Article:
It does not consider why emergency funds exist: to cover emergencies. We want to be able to withdraw from this account if our car needs an unexpected repair, we need to pay for medical bills, or we need to replace our water heater.
In this case, 10% doesn’t give you the security you need for your emergency fund. But there are other ways to save emergency cash, such as increasing your income and planning.
2. Preparing for retirement
It is advisable to start saving for retirement early. Let’s assume you already have an emergency fund built.
You can now send your 10% savings directly to your 401k or IRA. Is this amount enough for you to retire?
How to determine how much money you will need in retirement
It is said that it should be stored somewhere in between. 10-15% of pre-tax incomefor retirement.
But each situation is unique, so one rule cannot be the right solution for everyone. Instead, look at your individual expenses, such as whether you have a home payment or what you expect to earn in retirement, to help you decide how much to save.
3. Housing down payment savings
Now you know that the 10% rule may not be enough to cover your emergency and retirement funds. If you want to start saving for a special purpose, such as buying a house, it’s safe to assume you’ll need to save even more.
Saving your down payment is a smart idea as it reduces your monthly payments and loan interest rates and can save you tens of thousands of dollars over the life of your mortgage.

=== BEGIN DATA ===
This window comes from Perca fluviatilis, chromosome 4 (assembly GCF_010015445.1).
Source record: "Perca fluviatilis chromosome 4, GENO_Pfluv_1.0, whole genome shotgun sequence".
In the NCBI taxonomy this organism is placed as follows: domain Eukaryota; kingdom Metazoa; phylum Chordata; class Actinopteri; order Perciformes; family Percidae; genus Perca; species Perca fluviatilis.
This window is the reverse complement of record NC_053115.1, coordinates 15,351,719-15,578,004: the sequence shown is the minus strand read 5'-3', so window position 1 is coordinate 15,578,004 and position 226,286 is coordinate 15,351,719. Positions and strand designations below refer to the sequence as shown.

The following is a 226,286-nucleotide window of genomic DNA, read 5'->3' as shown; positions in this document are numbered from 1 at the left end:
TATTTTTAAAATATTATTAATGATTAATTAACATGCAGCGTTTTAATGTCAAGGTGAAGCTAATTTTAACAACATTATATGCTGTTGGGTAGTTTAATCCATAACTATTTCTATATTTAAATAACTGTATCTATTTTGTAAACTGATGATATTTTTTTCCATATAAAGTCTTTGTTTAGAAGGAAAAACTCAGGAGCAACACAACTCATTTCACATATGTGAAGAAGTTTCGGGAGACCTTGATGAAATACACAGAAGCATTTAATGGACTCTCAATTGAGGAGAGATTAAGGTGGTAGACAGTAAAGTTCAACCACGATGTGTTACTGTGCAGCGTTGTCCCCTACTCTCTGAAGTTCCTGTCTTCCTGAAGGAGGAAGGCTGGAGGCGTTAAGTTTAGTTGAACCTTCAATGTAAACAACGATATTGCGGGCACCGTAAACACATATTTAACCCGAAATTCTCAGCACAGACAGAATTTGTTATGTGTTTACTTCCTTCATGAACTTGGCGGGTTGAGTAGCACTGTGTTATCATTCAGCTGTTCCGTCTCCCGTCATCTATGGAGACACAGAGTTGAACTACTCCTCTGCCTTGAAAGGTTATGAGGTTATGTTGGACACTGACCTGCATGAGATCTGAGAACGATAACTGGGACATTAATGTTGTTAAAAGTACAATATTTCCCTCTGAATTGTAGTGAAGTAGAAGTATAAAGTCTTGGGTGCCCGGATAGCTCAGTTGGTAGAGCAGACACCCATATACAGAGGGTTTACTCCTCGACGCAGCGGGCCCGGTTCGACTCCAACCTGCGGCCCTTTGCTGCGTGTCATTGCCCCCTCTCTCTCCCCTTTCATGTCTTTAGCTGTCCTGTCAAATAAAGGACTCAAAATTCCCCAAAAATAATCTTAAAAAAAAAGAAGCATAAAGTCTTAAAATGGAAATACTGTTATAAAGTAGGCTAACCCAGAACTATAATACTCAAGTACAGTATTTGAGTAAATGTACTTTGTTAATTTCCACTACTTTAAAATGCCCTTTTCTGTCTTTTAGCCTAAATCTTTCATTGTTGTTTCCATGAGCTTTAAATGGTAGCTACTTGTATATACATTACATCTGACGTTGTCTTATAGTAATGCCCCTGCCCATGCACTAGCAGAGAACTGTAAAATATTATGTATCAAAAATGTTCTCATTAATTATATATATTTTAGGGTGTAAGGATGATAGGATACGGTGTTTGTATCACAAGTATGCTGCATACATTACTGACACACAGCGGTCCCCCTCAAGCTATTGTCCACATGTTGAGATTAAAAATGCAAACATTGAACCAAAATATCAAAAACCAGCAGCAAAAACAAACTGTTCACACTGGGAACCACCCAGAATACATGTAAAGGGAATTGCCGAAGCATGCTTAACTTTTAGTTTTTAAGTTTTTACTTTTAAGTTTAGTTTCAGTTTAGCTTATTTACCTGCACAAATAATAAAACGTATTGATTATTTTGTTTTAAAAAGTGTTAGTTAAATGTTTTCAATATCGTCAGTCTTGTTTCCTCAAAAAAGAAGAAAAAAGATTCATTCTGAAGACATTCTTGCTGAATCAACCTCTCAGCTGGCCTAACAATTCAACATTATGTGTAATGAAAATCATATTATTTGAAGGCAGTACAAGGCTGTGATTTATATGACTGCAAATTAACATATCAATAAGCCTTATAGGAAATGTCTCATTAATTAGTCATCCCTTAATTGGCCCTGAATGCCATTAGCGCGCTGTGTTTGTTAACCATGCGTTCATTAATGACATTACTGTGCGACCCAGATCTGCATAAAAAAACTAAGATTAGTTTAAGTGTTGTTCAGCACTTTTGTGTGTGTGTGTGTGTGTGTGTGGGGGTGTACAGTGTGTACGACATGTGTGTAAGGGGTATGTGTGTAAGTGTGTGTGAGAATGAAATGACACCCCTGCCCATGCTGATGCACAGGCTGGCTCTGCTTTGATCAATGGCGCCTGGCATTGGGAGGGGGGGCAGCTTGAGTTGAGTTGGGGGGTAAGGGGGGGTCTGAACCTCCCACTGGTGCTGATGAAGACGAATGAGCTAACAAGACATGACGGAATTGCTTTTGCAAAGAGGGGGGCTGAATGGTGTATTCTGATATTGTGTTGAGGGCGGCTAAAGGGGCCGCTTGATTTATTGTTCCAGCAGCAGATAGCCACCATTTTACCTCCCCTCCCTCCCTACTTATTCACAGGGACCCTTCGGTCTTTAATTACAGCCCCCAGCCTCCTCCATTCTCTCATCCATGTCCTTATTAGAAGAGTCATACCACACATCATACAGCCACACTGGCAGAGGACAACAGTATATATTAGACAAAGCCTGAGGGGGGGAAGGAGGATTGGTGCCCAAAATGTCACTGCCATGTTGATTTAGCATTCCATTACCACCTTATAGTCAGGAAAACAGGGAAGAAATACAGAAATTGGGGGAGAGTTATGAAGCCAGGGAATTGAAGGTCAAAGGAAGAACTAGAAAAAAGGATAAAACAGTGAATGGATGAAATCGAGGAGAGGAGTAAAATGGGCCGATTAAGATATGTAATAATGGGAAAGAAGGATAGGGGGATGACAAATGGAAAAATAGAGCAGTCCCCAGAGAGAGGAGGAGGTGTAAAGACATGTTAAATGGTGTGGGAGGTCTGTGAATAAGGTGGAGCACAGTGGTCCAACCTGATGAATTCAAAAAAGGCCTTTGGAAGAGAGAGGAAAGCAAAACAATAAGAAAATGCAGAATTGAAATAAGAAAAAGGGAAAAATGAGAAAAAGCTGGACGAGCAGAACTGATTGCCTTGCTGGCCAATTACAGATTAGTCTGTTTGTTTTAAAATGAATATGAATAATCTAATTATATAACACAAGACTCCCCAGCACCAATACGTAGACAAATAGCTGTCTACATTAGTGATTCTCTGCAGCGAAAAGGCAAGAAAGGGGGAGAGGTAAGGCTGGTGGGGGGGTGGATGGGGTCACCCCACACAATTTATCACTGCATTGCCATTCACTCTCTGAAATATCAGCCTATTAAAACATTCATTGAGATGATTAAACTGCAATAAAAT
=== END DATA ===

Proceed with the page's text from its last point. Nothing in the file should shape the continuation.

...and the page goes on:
However, many mortgages require a 20% down payment to avoid. Private Mortgage Insurance (or PMI).
A real-life example of savings for housing
Going back to our $2,800 take home example, let’s say you can save 10% of your salary just to buy a house.
If the average home price in your area is $210,000, it would take just over two years to save 3.5% at this rate, and 12.5 years to save 20%.This includes closing costs and home inspectionand other home purchase costs.
Ultimately, saving just 10% isn’t enough to move you forward on your savings journey. That said, even just 10% (or less) is definitely worth the savings.
Save as much as you can and develop a habit of saving so you can focus on getting creative to make more money and increase your savings rate.
Other ideas for saving money
This 10% rule mentality is a smart way to start, but it may not be the right choice for everyone. Here are some alternatives.
Try using percentages like the 50/30/20 rule
One way to increase your savings is to adopt the 50/30/20 rule.